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The tax system in the oil and gas sector continues to undergo radical changes. The beginning of 2019 saw the introduction of a new tax regime: additional income tax. That experiment was supposed to start migration of the oil industry to an innovative principle of taxation: on profit, not revenue. It seemed that a new main road was found. In the same year, however, the Finance Ministry launched an overt offensive against AIT. The fear of loss of government revenue now is more powerful than the threat of causing oil production to collapse in the medium term because of a tax system that does not stimulate investment. The Finance Ministry would strongly prefer to speed up the tax manoeuvre completion that earns the state budget additional money. Oil and gas companies respond to this with individual lobbying, attempting to wangle special treatment for their projects.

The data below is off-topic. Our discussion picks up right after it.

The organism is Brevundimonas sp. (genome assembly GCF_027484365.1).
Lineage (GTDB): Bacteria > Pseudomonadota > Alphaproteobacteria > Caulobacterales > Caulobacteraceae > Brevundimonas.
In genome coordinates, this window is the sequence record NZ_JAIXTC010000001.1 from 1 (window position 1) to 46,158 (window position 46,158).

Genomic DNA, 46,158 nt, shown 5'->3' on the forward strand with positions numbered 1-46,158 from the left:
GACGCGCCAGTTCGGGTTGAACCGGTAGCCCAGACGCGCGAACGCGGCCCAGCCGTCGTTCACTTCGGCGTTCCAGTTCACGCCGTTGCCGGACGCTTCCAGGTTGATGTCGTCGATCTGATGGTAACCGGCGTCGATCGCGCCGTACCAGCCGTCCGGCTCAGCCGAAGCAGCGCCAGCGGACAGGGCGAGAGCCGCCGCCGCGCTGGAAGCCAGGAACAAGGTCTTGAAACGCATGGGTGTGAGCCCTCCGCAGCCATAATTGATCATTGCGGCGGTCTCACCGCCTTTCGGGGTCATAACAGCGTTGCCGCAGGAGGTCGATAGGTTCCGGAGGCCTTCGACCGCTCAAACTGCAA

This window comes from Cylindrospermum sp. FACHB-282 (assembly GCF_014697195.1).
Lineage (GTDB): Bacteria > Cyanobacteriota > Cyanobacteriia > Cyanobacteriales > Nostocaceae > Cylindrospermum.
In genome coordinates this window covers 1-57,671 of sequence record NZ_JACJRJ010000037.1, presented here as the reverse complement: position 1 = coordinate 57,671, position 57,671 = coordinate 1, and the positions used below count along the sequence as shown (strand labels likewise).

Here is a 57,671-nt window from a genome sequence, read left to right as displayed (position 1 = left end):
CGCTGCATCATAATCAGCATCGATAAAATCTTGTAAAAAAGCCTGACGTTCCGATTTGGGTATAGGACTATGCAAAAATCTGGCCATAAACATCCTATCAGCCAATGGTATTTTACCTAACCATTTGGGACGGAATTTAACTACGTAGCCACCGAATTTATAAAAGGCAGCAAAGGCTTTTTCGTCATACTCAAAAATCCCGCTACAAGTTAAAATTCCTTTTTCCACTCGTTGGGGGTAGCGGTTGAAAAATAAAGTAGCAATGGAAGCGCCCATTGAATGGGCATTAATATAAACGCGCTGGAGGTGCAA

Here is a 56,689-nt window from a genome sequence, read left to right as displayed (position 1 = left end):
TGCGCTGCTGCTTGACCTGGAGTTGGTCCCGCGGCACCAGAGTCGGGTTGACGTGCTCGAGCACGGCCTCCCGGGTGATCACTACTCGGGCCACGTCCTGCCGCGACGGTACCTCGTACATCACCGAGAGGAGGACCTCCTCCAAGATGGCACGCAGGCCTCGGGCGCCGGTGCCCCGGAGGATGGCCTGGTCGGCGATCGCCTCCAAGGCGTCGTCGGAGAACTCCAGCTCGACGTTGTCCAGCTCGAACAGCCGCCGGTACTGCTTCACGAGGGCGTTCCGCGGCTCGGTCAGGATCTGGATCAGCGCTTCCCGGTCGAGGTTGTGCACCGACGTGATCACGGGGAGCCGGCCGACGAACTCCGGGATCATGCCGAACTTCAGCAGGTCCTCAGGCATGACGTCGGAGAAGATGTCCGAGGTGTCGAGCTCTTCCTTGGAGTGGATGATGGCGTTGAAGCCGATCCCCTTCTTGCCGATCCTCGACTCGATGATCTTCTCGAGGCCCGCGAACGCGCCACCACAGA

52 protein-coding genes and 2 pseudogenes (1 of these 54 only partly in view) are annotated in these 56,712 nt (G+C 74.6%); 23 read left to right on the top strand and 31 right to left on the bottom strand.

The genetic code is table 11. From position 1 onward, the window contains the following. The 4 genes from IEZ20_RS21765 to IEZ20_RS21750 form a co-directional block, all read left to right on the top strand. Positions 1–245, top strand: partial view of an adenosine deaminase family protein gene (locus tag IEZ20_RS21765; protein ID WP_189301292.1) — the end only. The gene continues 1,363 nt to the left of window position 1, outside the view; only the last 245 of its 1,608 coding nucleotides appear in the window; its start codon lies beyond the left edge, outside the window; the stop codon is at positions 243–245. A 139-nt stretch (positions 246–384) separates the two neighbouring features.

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The “zero hour” comes in less than a month: the contracts for gas transit through Ukraine and for supplying Russian gas to the country terminate at 10 am on 1 January. Meanwhile, Gazprom and Naftogaz are very far from looking for a mutually acceptable solution. The entire European gas business is watching intently the negotiations between Russia and Ukraine. Everyone is waiting for a new “gas war”: the January 2009 events proved to be a serious test both to European consumers and to Gazprom as a supplier. Is there still a chance of agreement? If there is not, will Gazprom cope with its obligations to deliver gas to Europe? Is Russia bluffing as it assures that the new infrastructure and gas in underground storage facilities will enable it to get by without Ukrainian transit even as soon as this winter? What will happen to Ukraine itself at the beginning of 2020?

All reports for: 2015 , 14 , 13 , 12 , 11 , 10 , 09 , 08 , 07